A day like today, 409 years ago, died Giordano Bruno. Burnt alive by the italian Inquisition after 7 years of trial, in Campo de Fiori, Rome. The story of his capture in Venezia, extradition to Rome, and finally his sentence eloquently displays the Catholic Church’s fear upon the spread of Bruno’s ideas.

Yes, we have wikipedia and a plethora of qualified sources to know more about this astonishing man.

But still…

Bruno, who entered the Dominican order at age 14, had a prodigious memory (he was sent to show his gift to the pope at age 20 and was asked to teach mnemonics), obtained his PhD in Philosophy at age 25, traveled a great deal across Europe (a true Erasmian) and published his works mainly in Paris.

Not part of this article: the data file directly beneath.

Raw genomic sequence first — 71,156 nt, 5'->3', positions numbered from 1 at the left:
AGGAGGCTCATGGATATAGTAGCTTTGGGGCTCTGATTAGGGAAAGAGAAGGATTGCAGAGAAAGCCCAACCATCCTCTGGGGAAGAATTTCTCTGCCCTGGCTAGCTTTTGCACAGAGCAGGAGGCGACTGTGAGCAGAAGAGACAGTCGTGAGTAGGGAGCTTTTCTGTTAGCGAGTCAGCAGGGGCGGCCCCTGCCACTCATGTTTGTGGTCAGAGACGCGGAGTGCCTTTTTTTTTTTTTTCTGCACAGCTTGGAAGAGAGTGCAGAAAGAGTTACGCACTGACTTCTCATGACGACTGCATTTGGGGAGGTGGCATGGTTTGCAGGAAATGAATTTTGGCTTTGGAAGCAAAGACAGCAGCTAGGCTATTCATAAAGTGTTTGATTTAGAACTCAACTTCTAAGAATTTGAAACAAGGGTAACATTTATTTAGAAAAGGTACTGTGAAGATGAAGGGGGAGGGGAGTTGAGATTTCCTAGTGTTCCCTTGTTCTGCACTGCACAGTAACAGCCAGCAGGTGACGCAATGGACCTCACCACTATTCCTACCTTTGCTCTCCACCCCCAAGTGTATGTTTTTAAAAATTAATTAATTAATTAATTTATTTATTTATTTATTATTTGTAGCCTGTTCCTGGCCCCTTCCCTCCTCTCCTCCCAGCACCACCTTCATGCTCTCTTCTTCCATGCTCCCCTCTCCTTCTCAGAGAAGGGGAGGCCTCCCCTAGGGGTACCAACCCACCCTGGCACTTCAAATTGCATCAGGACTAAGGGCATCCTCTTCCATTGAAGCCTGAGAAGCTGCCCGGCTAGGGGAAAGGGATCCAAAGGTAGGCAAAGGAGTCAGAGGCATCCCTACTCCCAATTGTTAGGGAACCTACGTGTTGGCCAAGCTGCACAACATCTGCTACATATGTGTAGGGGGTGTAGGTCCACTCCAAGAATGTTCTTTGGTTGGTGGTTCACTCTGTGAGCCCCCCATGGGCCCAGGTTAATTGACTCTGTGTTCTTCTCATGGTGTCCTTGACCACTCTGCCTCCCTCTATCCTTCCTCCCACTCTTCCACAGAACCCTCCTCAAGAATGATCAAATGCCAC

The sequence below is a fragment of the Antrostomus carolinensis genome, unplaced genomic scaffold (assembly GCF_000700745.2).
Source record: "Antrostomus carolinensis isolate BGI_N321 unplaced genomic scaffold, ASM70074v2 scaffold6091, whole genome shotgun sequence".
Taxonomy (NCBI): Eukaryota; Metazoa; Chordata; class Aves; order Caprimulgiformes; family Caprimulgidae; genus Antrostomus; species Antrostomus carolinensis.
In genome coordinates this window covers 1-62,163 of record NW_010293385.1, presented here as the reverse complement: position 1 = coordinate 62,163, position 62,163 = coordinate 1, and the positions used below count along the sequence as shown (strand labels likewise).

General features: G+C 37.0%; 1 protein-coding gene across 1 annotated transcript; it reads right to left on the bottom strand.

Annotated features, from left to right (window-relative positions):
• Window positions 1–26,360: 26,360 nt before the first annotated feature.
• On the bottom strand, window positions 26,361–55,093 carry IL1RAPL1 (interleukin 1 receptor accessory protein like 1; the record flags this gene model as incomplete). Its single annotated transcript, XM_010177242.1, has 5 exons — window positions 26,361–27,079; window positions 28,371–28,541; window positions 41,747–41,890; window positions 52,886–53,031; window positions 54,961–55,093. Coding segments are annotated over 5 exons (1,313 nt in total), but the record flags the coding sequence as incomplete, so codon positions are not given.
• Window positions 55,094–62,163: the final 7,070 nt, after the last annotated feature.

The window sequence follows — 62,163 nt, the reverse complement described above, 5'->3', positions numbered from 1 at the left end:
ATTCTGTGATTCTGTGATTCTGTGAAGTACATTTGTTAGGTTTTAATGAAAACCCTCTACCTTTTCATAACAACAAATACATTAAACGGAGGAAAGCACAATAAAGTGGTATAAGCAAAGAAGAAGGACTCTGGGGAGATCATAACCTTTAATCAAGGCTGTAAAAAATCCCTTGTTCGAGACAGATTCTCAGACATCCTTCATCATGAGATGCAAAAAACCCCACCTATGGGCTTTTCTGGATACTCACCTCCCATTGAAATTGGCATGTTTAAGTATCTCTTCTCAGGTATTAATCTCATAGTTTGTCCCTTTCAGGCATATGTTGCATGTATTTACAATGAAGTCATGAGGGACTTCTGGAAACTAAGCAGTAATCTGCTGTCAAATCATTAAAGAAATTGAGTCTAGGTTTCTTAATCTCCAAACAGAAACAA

What I find remarkable in Bruno’s works and life, apart from his visionary theories on the universe and his unorthodox (for his time) religious views, is his constant quest for truth and wisdom, his explorations between science and occultism (some will say hermeticism), his uncomformism, his freedom.

I put here some links about Giordano Bruno that I particularly appreciate and that will serve me as a reminder of further readings.

Absolute astronomy:
Reviewing the reviews: Giordano Bruno and Marshall McLuhan
De immenso, de minimo and de infinito
On the infinite universe and Worlds

Frances Yates on Wikipedia